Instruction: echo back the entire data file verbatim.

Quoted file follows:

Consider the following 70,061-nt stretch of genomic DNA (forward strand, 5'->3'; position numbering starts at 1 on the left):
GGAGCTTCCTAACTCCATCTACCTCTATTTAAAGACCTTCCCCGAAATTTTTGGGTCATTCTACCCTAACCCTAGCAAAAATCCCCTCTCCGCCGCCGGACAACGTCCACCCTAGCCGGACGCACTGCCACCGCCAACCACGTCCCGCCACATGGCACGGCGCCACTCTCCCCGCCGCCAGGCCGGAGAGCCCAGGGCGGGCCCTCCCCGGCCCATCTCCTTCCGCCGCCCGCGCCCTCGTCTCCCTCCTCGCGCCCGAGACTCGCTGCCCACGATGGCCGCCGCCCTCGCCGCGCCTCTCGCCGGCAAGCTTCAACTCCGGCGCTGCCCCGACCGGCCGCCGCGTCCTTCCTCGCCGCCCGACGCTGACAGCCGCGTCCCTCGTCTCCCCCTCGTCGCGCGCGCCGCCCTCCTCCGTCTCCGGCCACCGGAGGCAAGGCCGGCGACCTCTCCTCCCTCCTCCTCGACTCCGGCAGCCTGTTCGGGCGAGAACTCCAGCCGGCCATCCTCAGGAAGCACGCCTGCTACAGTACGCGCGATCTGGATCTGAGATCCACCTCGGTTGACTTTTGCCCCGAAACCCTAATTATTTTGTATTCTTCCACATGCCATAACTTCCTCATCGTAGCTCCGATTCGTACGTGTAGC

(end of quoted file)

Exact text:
Consider the following 70,061-nt stretch of genomic DNA (forward strand, 5'->3'; position numbering starts at 1 on the left):
GGAGCTTCCTAACTCCATCTACCTCTATTTAAAGACCTTCCCCGAAATTTTTGGGTCATTCTACCCTAACCCTAGCAAAAATCCCCTCTCCGCCGCCGGACAACGTCCACCCTAGCCGGACGCACTGCCACCGCCAACCACGTCCCGCCACATGGCACGGCGCCACTCTCCCCGCCGCCAGGCCGGAGAGCCCAGGGCGGGCCCTCCCCGGCCCATCTCCTTCCGCCGCCCGCGCCCTCGTCTCCCTCCTCGCGCCCGAGACTCGCTGCCCACGATGGCCGCCGCCCTCGCCGCGCCTCTCGCCGGCAAGCTTCAACTCCGGCGCTGCCCCGACCGGCCGCCGCGTCCTTCCTCGCCGCCCGACGCTGACAGCCGCGTCCCTCGTCTCCCCCTCGTCGCGCGCGCCGCCCTCCTCCGTCTCCGGCCACCGGAGGCAAGGCCGGCGACCTCTCCTCCCTCCTCCTCGACTCCGGCAGCCTGTTCGGGCGAGAACTCCAGCCGGCCATCCTCAGGAAGCACGCCTGCTACAGTACGCGCGATCTGGATCTGAGATCCACCTCGGTTGACTTTTGCCCCGAAACCCTAATTATTTTGTATTCTTCCACATGCCATAACTTCCTCATCGTAGCTCCGATTCGTACGTGTAGC